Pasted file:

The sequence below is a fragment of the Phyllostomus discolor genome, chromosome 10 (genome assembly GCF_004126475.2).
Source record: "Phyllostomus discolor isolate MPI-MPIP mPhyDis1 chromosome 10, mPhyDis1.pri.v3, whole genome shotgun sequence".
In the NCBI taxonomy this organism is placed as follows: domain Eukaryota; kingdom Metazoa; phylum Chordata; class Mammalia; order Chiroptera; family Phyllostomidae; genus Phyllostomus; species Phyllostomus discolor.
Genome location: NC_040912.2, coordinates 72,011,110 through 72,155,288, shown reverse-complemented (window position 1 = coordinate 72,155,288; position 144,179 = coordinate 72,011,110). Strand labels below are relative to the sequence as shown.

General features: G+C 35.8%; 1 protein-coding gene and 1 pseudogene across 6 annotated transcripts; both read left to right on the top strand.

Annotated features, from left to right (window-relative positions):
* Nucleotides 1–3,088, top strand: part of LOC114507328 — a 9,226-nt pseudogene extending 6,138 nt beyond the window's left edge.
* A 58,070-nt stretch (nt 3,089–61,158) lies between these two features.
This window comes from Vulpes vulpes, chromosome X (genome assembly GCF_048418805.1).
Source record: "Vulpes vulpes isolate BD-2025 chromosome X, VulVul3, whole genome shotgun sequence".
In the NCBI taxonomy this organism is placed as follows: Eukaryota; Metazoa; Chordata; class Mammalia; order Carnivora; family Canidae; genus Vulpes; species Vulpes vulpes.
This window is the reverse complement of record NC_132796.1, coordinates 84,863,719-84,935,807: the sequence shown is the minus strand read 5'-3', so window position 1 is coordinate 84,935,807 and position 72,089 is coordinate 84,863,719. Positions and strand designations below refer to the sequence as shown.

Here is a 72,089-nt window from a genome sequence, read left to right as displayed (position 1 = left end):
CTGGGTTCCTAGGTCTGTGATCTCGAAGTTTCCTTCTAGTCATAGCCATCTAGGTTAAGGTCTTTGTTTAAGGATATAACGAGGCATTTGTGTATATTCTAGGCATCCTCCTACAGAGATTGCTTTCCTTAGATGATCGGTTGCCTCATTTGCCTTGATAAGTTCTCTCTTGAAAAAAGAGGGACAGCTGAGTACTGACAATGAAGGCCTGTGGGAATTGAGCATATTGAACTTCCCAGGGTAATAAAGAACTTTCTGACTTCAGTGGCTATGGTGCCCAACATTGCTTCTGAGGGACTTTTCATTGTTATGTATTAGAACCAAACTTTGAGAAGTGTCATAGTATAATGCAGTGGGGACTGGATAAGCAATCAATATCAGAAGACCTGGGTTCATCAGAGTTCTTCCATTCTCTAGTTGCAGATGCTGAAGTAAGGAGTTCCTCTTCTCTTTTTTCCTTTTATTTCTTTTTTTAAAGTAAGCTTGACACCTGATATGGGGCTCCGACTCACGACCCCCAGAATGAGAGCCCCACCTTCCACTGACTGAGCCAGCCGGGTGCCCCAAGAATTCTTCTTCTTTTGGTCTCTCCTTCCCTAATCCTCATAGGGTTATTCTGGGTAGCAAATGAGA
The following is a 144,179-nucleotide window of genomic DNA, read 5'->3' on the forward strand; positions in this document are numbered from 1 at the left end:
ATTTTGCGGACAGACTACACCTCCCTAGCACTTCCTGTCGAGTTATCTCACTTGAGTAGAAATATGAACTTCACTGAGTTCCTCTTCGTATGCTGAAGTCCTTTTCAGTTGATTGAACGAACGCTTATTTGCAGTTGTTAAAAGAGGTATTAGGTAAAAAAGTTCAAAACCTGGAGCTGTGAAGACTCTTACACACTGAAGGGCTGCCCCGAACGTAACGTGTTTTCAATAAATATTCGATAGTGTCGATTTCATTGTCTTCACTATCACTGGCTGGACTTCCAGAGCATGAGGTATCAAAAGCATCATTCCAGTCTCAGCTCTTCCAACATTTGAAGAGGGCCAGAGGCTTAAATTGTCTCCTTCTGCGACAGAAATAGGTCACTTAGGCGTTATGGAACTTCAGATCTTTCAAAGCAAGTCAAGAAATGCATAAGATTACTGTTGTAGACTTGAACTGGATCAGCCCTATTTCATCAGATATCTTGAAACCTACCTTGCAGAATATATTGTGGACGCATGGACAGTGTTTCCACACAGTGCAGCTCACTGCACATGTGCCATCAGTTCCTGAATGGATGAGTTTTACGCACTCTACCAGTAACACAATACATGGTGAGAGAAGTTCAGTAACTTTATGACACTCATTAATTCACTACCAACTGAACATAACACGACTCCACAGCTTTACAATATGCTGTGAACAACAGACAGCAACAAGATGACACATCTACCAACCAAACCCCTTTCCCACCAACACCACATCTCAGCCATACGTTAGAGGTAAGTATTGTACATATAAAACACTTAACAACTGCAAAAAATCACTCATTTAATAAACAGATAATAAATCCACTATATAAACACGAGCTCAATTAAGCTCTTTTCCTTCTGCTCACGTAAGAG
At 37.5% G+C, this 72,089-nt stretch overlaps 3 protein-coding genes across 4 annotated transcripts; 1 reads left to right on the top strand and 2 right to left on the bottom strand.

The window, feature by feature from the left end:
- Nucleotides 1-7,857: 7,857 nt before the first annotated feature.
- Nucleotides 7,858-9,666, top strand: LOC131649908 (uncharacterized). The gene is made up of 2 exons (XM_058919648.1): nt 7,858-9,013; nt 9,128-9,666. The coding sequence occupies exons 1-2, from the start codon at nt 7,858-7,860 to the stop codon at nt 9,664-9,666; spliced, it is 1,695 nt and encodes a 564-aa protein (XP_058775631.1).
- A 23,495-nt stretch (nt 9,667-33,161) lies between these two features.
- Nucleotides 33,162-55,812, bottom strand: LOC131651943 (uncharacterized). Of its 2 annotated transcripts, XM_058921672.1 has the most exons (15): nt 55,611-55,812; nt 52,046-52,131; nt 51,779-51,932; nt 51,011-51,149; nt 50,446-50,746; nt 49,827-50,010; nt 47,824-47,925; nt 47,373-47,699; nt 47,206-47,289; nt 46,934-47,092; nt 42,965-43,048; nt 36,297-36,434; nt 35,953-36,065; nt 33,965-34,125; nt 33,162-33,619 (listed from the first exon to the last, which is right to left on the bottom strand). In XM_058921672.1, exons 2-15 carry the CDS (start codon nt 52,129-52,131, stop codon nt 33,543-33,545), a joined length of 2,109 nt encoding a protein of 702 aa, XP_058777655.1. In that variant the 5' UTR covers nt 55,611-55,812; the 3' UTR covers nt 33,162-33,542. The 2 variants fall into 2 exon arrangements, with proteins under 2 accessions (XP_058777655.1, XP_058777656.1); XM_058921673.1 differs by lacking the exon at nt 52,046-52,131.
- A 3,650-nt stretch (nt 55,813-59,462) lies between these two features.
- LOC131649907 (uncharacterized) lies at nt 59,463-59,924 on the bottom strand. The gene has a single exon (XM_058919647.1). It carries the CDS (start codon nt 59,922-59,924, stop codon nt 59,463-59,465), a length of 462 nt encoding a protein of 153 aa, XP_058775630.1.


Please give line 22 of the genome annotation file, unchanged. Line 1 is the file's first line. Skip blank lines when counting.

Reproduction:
- Nucleotides 33,162-55,812, bottom strand: LOC131651943 (uncharacterized). Of its 2 annotated transcripts, XM_058921672.1 has the most exons (15): nt 55,611-55,812; nt 52,046-52,131; nt 51,779-51,932; nt 51,011-51,149; nt 50,446-50,746; nt 49,827-50,010; nt 47,824-47,925; nt 47,373-47,699; nt 47,206-47,289; nt 46,934-47,092; nt 42,965-43,048; nt 36,297-36,434; nt 35,953-36,065; nt 33,965-34,125; nt 33,162-33,619 (listed from the first exon to the last, which is right to left on the bottom strand). In XM_058921672.1, exons 2-15 carry the CDS (start codon nt 52,129-52,131, stop codon nt 33,543-33,545), a joined length of 2,109 nt encoding a protein of 702 aa, XP_058777655.1. In that variant the 5' UTR covers nt 55,611-55,812; the 3' UTR covers nt 33,162-33,542. The 2 variants fall into 2 exon arrangements, with proteins under 2 accessions (XP_058777655.1, XP_058777656.1); XM_058921673.1 differs by lacking the exon at nt 52,046-52,131.